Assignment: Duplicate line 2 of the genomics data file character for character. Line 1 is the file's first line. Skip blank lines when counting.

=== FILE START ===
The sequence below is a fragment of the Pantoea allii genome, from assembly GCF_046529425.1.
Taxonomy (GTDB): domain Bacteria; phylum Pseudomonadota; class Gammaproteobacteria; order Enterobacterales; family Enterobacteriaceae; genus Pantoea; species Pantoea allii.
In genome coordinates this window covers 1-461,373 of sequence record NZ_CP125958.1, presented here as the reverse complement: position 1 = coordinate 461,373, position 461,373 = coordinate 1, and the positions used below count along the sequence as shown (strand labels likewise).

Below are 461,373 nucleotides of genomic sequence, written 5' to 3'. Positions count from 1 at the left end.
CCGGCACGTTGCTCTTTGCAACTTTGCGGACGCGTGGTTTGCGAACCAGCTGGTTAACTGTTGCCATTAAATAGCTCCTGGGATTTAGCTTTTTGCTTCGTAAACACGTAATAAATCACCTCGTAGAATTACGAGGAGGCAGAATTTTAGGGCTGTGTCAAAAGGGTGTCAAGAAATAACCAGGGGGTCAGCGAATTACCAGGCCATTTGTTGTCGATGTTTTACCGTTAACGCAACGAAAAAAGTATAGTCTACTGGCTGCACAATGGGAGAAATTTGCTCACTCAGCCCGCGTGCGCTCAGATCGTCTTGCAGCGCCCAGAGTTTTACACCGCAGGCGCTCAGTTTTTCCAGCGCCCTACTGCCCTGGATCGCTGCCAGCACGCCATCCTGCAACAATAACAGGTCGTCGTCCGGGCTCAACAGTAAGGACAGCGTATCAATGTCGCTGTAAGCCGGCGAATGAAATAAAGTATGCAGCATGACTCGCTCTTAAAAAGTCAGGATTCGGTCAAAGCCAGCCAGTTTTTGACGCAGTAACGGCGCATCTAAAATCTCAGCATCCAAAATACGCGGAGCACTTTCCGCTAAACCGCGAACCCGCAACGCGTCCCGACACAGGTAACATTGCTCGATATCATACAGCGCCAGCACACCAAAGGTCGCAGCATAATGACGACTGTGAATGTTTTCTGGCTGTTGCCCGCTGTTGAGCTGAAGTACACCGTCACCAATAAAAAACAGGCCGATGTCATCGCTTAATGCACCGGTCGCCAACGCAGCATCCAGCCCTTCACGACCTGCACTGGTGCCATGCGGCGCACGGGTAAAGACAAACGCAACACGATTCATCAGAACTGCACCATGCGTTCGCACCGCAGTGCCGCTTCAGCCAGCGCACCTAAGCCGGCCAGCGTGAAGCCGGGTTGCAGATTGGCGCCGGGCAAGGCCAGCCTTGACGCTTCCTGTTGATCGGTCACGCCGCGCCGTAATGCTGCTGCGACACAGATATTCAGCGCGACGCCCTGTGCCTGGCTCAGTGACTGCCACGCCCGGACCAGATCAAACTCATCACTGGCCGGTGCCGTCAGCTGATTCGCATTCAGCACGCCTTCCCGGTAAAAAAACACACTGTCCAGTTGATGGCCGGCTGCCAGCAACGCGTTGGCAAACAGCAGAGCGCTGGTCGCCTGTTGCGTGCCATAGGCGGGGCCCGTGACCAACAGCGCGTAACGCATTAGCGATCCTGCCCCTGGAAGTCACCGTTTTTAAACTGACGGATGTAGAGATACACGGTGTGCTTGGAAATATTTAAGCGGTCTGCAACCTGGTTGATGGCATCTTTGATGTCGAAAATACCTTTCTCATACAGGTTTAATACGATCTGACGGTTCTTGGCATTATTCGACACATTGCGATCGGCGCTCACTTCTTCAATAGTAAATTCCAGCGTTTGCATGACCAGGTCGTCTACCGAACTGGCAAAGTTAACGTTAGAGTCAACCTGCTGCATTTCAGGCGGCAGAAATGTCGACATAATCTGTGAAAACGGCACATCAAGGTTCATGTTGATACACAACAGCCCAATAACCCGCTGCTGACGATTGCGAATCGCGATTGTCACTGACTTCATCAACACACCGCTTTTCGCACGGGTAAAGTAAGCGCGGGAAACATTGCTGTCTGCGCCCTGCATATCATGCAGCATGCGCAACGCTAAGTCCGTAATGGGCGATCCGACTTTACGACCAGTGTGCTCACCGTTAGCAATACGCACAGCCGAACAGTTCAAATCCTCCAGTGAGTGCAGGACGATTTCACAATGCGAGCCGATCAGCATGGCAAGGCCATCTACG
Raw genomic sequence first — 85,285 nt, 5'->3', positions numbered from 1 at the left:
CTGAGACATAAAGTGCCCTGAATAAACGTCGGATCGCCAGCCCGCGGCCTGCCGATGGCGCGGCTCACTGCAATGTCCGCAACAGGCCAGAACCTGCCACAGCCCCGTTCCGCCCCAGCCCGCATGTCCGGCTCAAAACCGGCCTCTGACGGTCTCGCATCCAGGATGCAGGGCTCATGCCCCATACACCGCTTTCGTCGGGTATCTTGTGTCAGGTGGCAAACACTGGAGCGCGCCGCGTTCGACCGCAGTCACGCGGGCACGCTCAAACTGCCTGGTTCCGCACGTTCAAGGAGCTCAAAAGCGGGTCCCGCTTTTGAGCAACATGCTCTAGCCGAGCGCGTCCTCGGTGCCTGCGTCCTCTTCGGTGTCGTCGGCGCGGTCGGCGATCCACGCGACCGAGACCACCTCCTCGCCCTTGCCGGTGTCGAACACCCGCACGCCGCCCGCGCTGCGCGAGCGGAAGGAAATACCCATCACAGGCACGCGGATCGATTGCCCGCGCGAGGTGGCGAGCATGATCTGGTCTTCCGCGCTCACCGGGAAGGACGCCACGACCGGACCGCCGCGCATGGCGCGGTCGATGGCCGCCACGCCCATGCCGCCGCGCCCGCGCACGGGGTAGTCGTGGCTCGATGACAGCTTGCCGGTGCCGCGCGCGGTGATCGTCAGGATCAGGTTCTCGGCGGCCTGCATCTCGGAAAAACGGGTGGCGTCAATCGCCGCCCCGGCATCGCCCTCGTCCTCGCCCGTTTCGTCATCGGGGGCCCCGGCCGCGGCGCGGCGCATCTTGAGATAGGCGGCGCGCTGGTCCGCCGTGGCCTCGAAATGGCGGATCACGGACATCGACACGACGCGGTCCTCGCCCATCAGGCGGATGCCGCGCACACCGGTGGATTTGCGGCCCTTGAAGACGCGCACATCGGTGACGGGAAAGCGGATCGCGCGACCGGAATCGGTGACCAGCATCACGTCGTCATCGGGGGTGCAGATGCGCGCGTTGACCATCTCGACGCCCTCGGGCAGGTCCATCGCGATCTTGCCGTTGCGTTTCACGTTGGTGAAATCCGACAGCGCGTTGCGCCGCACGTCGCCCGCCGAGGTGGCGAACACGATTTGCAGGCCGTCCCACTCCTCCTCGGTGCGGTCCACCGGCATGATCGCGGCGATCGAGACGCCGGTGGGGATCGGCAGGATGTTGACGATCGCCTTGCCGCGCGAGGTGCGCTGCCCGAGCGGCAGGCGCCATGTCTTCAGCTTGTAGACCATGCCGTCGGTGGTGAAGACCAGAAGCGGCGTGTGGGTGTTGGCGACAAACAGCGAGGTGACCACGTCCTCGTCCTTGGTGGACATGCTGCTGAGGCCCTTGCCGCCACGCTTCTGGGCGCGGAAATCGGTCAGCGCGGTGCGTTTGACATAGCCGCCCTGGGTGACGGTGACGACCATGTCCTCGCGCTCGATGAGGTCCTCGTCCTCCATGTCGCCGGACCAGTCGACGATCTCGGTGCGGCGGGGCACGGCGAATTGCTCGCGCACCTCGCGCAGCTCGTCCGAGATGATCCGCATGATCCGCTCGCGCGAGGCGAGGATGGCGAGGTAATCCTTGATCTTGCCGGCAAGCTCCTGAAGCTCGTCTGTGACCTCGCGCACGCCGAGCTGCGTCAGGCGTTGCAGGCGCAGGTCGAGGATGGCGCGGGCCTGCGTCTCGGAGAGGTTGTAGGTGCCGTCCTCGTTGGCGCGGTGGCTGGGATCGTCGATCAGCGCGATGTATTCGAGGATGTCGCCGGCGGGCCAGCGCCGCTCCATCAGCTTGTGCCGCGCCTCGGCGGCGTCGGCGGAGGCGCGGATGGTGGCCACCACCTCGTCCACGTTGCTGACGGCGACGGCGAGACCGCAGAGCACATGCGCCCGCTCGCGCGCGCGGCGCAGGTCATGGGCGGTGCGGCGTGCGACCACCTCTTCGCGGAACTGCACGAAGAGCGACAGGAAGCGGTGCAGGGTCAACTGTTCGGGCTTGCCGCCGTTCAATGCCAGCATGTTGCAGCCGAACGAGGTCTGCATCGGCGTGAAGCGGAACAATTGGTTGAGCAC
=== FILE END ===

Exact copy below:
Taxonomy (GTDB): domain Bacteria; phylum Pseudomonadota; class Gammaproteobacteria; order Enterobacterales; family Enterobacteriaceae; genus Pantoea; species Pantoea allii.